Are you an Age-Inclusive Employer?
A recent study by Indeed finds that as firms are battling to attract young talent with perks like happy hours, free food, and ping pong tables, they may unintentionally be creating an environment that alienates older workers.
The Bureau of Labor Statistics is predicting that 25 percent of workers will be at least 55 years old by 2019. While companies may be spending a lot of time and effort on cultural, religious, and gender-focused diversity initiatives, they seem to fall short of addressing generational differences.
So, how do you become age-inclusive?
One way to accomplish this is for HR and hiring managers to re-visit the language contained within job descriptions and advertisements. For example, Indeed recently eliminated the college degree requirement for most roles in their sales and client service functions. They believed that it would attract many qualified workers who may not have graduated from college but who still offer incredibly valuable work experience.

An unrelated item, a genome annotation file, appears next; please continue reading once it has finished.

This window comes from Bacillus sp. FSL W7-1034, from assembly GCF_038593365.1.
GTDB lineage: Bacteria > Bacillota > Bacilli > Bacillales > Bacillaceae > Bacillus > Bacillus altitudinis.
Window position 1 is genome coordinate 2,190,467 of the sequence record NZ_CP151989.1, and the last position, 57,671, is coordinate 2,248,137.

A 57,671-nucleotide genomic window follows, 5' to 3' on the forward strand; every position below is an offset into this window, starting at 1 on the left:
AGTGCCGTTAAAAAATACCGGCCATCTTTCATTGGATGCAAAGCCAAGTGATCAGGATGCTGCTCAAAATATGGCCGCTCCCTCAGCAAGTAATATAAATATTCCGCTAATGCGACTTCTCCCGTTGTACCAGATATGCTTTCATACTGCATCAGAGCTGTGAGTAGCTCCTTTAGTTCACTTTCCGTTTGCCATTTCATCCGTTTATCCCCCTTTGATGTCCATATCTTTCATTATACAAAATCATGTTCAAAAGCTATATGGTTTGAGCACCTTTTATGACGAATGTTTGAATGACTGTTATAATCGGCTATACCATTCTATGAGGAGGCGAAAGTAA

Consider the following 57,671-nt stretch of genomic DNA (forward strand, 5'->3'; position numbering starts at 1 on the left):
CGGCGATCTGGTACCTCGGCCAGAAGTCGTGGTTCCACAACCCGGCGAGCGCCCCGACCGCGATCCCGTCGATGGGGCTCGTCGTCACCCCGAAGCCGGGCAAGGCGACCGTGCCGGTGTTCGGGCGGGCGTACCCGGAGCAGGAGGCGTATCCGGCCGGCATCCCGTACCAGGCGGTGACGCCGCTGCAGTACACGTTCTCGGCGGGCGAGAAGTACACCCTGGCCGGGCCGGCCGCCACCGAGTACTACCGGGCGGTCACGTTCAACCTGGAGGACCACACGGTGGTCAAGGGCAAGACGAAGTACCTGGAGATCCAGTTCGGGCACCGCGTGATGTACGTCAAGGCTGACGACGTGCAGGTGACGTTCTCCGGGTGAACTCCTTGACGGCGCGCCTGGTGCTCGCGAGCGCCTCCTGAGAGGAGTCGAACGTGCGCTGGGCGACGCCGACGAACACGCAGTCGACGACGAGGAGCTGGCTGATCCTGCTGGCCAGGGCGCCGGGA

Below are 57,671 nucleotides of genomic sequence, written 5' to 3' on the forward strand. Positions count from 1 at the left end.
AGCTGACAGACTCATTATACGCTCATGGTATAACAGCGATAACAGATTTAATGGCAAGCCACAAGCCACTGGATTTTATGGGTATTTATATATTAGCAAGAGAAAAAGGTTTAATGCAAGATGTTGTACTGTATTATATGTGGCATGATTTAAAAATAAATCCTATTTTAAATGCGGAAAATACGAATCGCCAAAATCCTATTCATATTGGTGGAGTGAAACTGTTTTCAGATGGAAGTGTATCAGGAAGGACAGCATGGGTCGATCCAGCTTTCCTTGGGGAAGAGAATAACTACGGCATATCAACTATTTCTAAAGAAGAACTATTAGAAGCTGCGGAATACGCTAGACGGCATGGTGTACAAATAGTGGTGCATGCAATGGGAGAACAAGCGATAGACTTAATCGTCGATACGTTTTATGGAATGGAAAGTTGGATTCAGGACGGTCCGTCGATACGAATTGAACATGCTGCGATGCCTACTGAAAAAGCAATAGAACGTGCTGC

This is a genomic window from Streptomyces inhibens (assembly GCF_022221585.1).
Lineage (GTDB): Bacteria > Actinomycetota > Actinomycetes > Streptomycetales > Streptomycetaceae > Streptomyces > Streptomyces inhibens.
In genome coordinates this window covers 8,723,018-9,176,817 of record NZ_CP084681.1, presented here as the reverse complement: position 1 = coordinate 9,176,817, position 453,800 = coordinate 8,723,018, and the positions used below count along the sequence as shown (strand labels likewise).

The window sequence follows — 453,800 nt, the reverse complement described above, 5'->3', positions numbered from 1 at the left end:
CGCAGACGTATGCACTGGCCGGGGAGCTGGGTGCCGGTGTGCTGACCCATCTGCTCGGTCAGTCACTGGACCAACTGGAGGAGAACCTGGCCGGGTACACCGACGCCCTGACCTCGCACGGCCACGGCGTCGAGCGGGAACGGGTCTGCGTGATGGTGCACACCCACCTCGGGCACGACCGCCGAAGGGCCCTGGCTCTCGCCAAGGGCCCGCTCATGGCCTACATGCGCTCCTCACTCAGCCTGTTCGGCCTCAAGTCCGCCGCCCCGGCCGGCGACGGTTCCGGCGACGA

Beyond the hiring process, age-inclusion can be infused in your array of benefit options and cultural initiatives. While younger workers may rank volunteer programs as an important company attribute, older workers may want more family time and prefer flexible work arrangements. Younger workers may be thinking more about day care, while older workers may be thinking more about about elder care. Check out this infographic to see how different generations have diverse recognition preferences and valued benefits.
Given that the older generation brings diverse and valuable perspectives & experiences to the workplace, and that they will soon makeup a quarter of the workforce, employers should show that they value their older generation of workers by creating a culture that is age-inclusive.